Where Jarvis chose to battle the forces of commercialization for the holiday she championed, Dodd did not, and instead welcomed the commercialization of Father’s Day as a way to help establish the holiday, which was not gaining much traction on its own. The backing of trade groups worked, too, but it took time. The presidential proclamation designating the third Sunday of June as Father’s Day did not occur until Lyndon Johnson did it the honor in 1966, and it was Richard Nixon who made Father’s Day a permanent national holiday in 1972.

By Father’s Day 1972 I was already 7 years old and I’m sure by then it was becoming increasingly apparent that I had not inherited my dad’s natural prowess with hand tools and machinery. It was last year’s chapter for Father’s Day where I told you about my dad’s patience (or lack of it) while we attempted to do things together like change the oil on my truck (Dad: “Turn it to the left!” Me: “Which left?” Dad: “LEFT!” Me: “But I’m upside down and on my back. Is it the same left for you as it is for me?” Dad: “Darrrh!”)

But there was one task we had down pat together, over the years: Mowing the lawn.  Dad loved his manicured lawn, and these are some of my favorite memories of him: mowing, clipping, sweeping. He had a specific manner of sweeping: first with a corn broom along the freshly cut edges of the grass along the sidewalk, and then with a push broom down the center. He’d gather up all the clippings in a bushel basket, the kind you find apples in at the farmstand, with the wide strips of wood painted red and green. When I was a kid, I’d be the one with the dustpan, collecting all the grass clippings that Dad swept into the pan.

Over the years I got just slightly better with tools and machinery; good enough that I could handle some of the lawn responsibilities. But Dad kept cutting the lawn, on a rider mower eventually, and even just a few months ago he was still mowing his own lawn, while I took care of the edger and the weedwacker and still, the broom. He had a blower but it didn’t always work and me, I’m more of a broom guy, anyway.

Come June, when summer here in Florida gains its foothold, there are two things you can typically count on: the Royal Poinciana trees blooming red and orange, and the rainy season beginning in earnest. All summer long, between the constant heat and the daily thunderstorms, the grass would grow and grow and grow. We would have to mow the lawn weekly, Dad and I, usually on Saturdays. He would wait impatiently for me to wake up, and then we’d get out there. Very often, the thunderstorms would build to the west as we worked. We would hurry to finish, get all the machinery tucked away as the wind picked up, and then, task completed, we would sit in the garage, garage door open, as the thunder pealed and the lightning crackled and the rain began to fall. It usually came in hard and sometimes lasted just a bit and other days kept on for the rest of the afternoon. But we would sit there, Dad and I, while the wind blew around us rain cooled air. It was the unspoken satisfaction of a job well done.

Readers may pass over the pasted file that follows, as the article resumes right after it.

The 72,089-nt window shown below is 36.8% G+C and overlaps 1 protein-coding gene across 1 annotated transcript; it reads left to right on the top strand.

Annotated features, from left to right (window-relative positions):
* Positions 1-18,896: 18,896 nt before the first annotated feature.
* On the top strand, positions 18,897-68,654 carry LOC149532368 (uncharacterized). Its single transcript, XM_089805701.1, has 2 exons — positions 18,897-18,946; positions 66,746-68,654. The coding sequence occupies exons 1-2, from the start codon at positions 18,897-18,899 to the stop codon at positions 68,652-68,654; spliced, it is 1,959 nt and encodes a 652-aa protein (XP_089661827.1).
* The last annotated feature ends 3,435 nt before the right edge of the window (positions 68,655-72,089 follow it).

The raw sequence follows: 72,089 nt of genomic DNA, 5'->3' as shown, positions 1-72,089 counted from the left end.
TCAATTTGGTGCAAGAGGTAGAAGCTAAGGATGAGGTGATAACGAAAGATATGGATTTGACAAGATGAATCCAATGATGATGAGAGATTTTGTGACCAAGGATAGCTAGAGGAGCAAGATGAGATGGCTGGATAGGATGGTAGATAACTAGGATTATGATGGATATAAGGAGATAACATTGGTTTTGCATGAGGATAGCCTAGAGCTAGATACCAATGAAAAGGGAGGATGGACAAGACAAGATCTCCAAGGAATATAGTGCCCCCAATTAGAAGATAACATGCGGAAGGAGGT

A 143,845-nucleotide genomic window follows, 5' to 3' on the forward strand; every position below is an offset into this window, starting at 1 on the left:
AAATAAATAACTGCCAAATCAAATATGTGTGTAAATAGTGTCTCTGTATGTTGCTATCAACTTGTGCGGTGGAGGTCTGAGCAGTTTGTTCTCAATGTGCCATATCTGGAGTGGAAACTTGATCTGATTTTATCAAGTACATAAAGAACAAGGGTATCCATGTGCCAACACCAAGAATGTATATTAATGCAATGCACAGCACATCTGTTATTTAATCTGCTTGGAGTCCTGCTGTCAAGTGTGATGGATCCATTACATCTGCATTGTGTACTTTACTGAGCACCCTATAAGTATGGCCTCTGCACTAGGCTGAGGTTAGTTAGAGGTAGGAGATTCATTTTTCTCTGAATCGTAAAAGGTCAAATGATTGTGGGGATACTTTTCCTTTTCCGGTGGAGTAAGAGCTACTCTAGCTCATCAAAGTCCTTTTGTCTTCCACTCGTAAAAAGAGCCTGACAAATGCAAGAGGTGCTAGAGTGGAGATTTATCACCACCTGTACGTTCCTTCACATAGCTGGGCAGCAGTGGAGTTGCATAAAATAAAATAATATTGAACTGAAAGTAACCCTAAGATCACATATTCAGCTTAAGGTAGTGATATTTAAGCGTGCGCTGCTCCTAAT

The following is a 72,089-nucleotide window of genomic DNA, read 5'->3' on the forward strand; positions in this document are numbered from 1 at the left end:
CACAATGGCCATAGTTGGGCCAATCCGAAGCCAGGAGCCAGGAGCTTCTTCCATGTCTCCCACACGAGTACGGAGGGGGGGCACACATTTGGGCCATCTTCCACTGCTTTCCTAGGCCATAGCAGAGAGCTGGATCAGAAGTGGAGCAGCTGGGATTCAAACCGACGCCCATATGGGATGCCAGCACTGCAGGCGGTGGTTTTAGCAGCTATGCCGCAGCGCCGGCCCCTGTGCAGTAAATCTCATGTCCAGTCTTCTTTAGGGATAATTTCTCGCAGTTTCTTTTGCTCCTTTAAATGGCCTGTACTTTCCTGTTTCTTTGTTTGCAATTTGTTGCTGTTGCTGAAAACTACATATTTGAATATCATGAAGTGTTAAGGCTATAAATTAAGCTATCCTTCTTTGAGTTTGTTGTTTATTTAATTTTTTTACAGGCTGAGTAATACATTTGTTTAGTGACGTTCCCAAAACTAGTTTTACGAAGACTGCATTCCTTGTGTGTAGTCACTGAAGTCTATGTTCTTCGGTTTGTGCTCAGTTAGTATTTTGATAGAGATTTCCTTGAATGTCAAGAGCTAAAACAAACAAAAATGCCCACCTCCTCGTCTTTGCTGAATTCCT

I had forgotten all about that until yesterday, when my nephew John and I met up at the house to cut the lawn. It was long, three weeks worth of summer growth. John rode the mower, while I did the rest. I used the blower instead of the broom; the rain was fast approaching. But we finished, and though we didn’t sit, we stood there in the garage, leaning on the car, garage door open, wind blowing. Instead of Dad and me it was me and John. It took me right back to those rain cooled afternoons with Dad, and it was nice, kind of like another visit from Dad. He didn’t care much for Father’s Day, my dad… but I know he loved those afternoons. And to have one again yesterday, well… that was just what my nephew and I needed. Happy Father’s Day then to all our dads: those given, those chosen, those here in front of us, and those present in rain cooled air or whatever form they’ve chosen to come and bestow their love upon us.

 

Image: Early 1970s, I’d guess, based on the cars and the hair. There’s Dad with his corn broom, but with a galvanized trash bin instead of the bushel basket. That’s at our home on Victor Street in Valley Stream, New York.